When:   The media are welcome to attend any of the programs or to conduct pre-interviews before the program dates.

Contact: Please contact Park Ranger Katie Corrigan at 865-436-1257 or Cocke County Partnership Director Linda Lewankski at 423-625-9675 to coordinate interviews.

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Public Affairs Office

Great Smoky Mountains National Park

107 Park Headquarters Road

Gatlinburg, TN  37738

Dana Soehn, 865-436-1207 (office), 865-712-4928 (mobile)

Jamie Sanders, 865-436-1203 (office), 865-410-2405 (mobile)

National Park Hosts Women’s Work Festival

Release Date: June 10, 2019
Contact:          Dana Soehn, Dana_Soehn@nps.gov, 865-436-1207

Great Smoky Mountains National Park will host the annual Women’s Work Festival at the Mountain Farm Museum on Saturday, June 15 from 10:00 a.m. to 4:00 p.m. The festival honors the vast contributions made by the women of Southern Appalachia. Park staff and volunteers will showcase mountain lifeways and customs that women practiced to care for their families in the late nineteenth and early twentieth century.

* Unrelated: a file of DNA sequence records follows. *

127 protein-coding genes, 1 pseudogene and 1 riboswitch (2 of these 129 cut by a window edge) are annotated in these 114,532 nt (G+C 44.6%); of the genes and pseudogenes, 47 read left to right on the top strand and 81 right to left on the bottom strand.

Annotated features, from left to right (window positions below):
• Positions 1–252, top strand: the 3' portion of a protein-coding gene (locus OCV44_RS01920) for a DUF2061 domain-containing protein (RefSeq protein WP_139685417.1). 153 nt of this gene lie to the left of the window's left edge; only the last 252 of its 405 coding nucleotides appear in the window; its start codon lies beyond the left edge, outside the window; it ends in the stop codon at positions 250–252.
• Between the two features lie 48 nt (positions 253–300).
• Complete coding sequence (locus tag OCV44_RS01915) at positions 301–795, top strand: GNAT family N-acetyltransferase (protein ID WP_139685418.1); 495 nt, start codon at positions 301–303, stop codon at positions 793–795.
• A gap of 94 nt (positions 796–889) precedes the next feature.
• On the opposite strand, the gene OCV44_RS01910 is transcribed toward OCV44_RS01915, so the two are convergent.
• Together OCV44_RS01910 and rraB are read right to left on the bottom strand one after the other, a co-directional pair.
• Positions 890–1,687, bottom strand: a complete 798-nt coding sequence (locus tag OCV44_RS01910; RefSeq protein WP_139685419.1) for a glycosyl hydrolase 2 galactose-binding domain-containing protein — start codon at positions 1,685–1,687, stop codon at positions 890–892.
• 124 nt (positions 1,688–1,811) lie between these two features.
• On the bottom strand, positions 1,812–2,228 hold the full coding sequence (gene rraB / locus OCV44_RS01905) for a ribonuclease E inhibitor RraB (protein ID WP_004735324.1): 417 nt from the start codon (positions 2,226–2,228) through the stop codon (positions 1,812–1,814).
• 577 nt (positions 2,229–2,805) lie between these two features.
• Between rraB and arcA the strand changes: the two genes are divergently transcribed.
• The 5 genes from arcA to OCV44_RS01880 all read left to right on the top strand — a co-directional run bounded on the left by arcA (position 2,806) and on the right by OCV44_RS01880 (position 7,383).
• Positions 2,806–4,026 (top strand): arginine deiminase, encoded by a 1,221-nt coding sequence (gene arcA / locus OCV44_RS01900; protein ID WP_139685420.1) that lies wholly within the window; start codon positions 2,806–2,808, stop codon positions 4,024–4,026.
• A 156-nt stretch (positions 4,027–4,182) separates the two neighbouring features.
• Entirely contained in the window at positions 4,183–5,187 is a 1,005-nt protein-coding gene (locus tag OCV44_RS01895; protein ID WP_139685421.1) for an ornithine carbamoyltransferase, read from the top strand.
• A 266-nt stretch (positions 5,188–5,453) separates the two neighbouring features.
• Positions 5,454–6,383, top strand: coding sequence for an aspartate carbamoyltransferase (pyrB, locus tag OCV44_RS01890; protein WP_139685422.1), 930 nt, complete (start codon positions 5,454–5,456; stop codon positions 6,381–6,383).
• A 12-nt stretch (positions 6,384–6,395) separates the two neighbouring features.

As part of the celebration, demonstrations among the historic buildings will include hearth cooking, soap making, cornshuck crafts, and use of plants for home remedies. Exhibits of artifacts and historic photographs will also provide a glimpse into the many and varied roles of rural women. The Davis-Queen house will be open for visitors to walk through with an audio exhibit featuring the last child born in the house.

In addition to the Women’s Work Festival activities, visitors will also be treated to a music jam session on the porch of the Oconaluftee Visitor Center. Music jam sessions are held every first and third Saturday of the month from May through October on the porch from 1:00 p.m. to 3:00 p.m.